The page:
Architecture to Heal


The UN describes climate change as the defining crisis of our lifetime. Architecture’s response to the crisis has been sustainable and green design. However, with the disastrous  consequences of climate change occurring more frequently, meeting the minimums of a sustainably designed project is simply not enough. Architecture will need to be regenerative.


Regenerative spaces and structures that are designed to be rehabilitating, enriching and strengthening and that will reverse the damage done to planet earth. Alegria Village is a new ecological community located in the hills of San Mateo, Alejuela, Costa Rica dedicated to the best practices in regenerative living and design. Nestled on 170 acres of fertile farmland, Alegria includes extensive permaculture food forests with thousands of fruit trees, edible community gardens, abundant springs and creeks that supply our water and hiking and biking trails for exploring the natural surroundings.


A gravel path that follows the natural contours of the site stems off from the main road and connects three homes to one another, enhancing the sense of community within the Alegria Village. At the center of the path is an earth mound in the form of a spiral. A symbolic celebration of life on earth. Each of the three homes provides residents with optimal views of the surrounding landscape. They are nestled into the site bringing users into direct contact with nature and the wood screens add to the act of blurring the boundaries between the built environment and the natural environment.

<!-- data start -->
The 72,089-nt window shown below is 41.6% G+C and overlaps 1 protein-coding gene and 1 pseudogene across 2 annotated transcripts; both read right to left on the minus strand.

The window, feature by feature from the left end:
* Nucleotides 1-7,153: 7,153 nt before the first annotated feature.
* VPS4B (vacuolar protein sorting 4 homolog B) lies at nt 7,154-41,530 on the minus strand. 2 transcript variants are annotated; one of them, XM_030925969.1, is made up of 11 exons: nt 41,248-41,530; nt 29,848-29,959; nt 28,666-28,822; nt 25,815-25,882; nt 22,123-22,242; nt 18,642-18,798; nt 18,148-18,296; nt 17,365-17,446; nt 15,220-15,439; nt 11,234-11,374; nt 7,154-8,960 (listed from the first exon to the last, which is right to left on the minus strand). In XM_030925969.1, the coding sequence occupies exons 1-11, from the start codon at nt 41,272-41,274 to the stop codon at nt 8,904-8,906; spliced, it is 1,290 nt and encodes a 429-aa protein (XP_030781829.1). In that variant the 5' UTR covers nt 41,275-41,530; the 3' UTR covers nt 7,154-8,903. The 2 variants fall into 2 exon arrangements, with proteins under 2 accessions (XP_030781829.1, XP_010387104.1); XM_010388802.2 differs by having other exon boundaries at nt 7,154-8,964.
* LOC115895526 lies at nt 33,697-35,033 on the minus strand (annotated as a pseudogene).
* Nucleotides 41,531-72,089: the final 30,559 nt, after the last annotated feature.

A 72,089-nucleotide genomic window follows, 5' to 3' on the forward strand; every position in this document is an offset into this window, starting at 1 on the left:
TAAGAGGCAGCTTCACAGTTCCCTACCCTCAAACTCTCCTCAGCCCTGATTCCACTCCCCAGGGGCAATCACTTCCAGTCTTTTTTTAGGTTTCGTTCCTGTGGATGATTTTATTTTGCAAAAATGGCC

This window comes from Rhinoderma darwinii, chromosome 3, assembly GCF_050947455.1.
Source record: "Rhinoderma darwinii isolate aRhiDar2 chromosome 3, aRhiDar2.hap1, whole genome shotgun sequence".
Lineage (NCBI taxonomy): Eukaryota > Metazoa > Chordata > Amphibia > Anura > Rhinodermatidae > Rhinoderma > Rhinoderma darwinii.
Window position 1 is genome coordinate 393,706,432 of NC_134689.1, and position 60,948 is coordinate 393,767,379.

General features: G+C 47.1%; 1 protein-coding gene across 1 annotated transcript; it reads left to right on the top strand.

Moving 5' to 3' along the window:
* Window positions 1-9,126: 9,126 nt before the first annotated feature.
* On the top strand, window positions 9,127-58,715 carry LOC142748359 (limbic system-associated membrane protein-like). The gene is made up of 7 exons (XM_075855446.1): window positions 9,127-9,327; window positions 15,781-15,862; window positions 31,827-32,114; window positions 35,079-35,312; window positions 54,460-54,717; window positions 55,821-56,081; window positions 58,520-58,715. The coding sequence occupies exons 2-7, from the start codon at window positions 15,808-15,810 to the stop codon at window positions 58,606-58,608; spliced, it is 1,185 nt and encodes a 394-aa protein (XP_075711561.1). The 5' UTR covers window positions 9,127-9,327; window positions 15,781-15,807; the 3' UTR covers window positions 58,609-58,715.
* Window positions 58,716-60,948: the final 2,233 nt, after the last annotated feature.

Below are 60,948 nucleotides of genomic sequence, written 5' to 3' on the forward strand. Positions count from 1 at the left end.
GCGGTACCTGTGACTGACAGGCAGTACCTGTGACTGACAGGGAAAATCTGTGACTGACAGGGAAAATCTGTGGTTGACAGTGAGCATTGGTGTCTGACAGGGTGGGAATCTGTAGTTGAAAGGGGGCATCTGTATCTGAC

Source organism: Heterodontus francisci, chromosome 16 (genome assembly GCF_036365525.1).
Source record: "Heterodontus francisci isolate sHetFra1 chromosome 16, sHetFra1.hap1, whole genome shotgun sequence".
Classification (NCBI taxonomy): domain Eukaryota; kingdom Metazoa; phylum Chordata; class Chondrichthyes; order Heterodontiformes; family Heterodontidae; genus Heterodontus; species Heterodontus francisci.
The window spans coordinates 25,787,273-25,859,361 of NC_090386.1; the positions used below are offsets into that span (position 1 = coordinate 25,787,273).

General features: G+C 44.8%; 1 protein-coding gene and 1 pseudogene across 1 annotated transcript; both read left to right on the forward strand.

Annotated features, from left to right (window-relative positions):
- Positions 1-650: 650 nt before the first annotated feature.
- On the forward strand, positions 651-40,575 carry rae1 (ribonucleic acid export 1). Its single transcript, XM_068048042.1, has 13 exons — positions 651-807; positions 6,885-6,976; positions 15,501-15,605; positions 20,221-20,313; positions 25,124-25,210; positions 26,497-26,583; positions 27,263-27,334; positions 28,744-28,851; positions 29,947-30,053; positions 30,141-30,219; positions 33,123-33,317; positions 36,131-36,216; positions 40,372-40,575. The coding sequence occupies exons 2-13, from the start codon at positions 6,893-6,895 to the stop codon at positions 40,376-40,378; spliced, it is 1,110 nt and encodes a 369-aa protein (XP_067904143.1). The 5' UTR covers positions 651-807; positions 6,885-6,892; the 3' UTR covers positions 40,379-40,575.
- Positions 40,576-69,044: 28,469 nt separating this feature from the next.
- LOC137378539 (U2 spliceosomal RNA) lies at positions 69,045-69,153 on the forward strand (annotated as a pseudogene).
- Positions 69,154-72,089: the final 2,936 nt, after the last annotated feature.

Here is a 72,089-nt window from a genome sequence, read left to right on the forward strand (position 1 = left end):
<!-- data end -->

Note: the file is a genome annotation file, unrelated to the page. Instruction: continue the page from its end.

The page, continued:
In addition to celebrating the ecological community that each structure is a part of the steel and timber homes all have built-in sustainable features.  Passive cooling is felt throughout the residence due to the high roofs and the open gables at the roof edges. 


The hillside location offers an abundance of cross breezes, which this project is utilizing for natural cross ventilation.

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